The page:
One in five (23%) consumers is digitally obsessed, making almost all their purchases online, and inclined to shop with digitally advanced retailers, a new study suggests.
This group, suggests the Buying tomorrow report from ecommerce consultancy Salmon, puts convenience and innovation ahead of the brand names, with almost nine in ten (88%) consumers saying that speed of delivery is more important to them than the brand being ordered (78%).
The study questioned more than 6,000 consumers in the UK, US and Benelux countries, and suggests that 45% are either currently using or are likely to use Amazon Echo, Alexa or Google Home in the next 12 months. That’s ahead of those who are using or plan to use smart lighting (42%), smart fridges and other white goods (42%), virtual reality (40%) and Apple Home (37%).
A further 57% believe they are more digitally advanced than some retailers, while 60% say they would be more likely to shop with a digitally innovative trader.
More than half (57%) say they can see why they might allow technology to buy goods for them automatically, based on their set of product preferences. That’s up from 53% the year before. Consumer hunger for new retail technology is growing: 23% identified as “digitally obsessed”, making almost all of their purchases online.
Overall, 60% say that if a retailer were more digitally innovative, they would be more likely to shop there, while 73% say they plan to spend more in the future.
Six in 10 (60%) consumers think all online retailers should offer same-day delivery. That contrasts starkly with last year’s average expected delivery time was 2.6 days.
Consumers are preparing for the next generation of retail technology – reflected in the fact that on average, there are four devices per household (increasing to five in the US). More than half (51%) of all surveyed also said they could not comfortably live one day without connected devices.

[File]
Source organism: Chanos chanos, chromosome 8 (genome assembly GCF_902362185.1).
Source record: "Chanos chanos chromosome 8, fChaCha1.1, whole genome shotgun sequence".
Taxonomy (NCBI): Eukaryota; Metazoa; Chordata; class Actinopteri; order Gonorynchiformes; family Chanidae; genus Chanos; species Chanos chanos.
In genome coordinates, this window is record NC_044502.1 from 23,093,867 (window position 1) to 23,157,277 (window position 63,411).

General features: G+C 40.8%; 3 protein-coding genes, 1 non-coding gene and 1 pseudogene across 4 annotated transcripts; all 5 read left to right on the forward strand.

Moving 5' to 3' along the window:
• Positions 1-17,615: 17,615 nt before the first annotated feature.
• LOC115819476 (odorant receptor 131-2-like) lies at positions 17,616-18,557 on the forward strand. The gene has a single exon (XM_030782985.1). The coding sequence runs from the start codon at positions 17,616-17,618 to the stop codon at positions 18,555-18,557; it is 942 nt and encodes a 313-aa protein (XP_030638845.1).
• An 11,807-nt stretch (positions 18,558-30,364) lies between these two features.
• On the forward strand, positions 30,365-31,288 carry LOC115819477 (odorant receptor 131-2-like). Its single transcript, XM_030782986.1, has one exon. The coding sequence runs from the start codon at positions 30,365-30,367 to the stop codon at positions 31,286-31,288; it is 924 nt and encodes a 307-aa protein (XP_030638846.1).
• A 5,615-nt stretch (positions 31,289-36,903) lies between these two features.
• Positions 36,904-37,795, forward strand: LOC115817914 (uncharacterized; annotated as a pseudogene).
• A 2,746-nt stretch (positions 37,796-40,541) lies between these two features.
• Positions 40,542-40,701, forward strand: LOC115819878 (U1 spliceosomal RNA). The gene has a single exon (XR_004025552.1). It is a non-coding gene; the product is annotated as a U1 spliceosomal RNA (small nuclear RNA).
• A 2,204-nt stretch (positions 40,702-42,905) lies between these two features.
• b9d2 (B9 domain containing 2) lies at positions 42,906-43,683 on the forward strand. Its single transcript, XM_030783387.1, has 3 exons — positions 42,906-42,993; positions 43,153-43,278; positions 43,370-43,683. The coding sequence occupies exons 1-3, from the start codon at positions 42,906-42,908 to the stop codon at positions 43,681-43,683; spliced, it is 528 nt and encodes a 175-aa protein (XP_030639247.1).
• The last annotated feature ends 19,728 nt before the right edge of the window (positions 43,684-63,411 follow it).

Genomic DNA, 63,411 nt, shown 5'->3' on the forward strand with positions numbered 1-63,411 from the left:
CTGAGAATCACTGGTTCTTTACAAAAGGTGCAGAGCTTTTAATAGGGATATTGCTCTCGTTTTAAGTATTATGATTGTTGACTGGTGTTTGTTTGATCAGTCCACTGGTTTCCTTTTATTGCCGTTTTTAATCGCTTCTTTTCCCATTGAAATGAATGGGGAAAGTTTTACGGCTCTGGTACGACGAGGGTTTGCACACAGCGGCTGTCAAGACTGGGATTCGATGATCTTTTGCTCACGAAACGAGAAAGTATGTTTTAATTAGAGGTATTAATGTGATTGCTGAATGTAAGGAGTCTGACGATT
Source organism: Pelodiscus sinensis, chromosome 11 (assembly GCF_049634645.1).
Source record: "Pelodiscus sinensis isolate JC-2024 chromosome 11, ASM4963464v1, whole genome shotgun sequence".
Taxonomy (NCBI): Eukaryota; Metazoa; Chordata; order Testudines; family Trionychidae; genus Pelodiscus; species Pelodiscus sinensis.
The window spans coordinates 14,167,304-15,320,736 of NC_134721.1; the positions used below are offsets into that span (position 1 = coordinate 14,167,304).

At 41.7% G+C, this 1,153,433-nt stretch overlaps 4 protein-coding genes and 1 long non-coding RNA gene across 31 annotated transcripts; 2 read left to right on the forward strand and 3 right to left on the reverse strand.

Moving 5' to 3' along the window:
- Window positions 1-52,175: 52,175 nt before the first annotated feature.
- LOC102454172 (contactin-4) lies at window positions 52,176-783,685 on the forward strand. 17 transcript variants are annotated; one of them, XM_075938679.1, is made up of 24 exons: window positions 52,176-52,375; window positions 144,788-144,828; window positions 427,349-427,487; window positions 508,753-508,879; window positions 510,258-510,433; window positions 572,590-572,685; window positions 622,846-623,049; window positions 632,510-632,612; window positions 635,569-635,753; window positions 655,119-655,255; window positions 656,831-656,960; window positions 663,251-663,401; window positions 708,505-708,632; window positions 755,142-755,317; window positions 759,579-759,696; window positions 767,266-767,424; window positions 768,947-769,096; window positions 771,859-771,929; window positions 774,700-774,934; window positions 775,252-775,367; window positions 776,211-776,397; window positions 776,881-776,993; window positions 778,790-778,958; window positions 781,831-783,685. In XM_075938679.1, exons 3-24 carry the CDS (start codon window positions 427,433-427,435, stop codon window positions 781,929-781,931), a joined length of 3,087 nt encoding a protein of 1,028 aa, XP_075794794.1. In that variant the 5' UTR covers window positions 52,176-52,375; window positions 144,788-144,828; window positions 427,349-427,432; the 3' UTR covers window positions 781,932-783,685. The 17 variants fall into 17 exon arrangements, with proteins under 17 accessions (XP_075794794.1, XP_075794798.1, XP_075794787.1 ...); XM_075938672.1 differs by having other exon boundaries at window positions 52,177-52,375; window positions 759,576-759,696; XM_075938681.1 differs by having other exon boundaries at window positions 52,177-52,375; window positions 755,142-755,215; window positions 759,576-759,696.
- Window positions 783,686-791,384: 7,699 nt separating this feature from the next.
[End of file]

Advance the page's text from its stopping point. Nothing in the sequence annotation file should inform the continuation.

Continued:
That said, 57% believe the technology, apps and services they use in their own life are more sophisticated than that provided by digital retailers. Almost seven in ten (69%) said they want to see greater innovation to improve the customer experience.
Hugh Fletcher, global head of consultancy and innovation at Salmon [IRDX VSMN], said: “Loyalty is a complex thing. Across all sectors, we’re seeing fewer people favouring and remaining strongly aligned to certain brands and companies. This is especially prevalent in digital commerce – where the consumer focus on finding the lowest prices and fastest delivery doesn’t lend itself to being loyal to a certain product.
“However, as the study shows, loyalty is still there to be captured. Consumers are increasingly loyal to services over retailers – this is largely because the likes of Amazon are seen to be innovating and delivering the best overall experience to the consumer.
He added: “It is this ‘experience’ that drives loyalty and will be the difference between being a leader in digital commerce and being left behind. What this means, however, is that retailers need to offer consumers a host of convenient services and harness innovative technologies in the process if they are going to attract and retain customers’ attention. As consumers are becoming more open to trying new technologies – or expect to in the coming months –retailers need to put in the ground work from now if they are to meet high expectations.”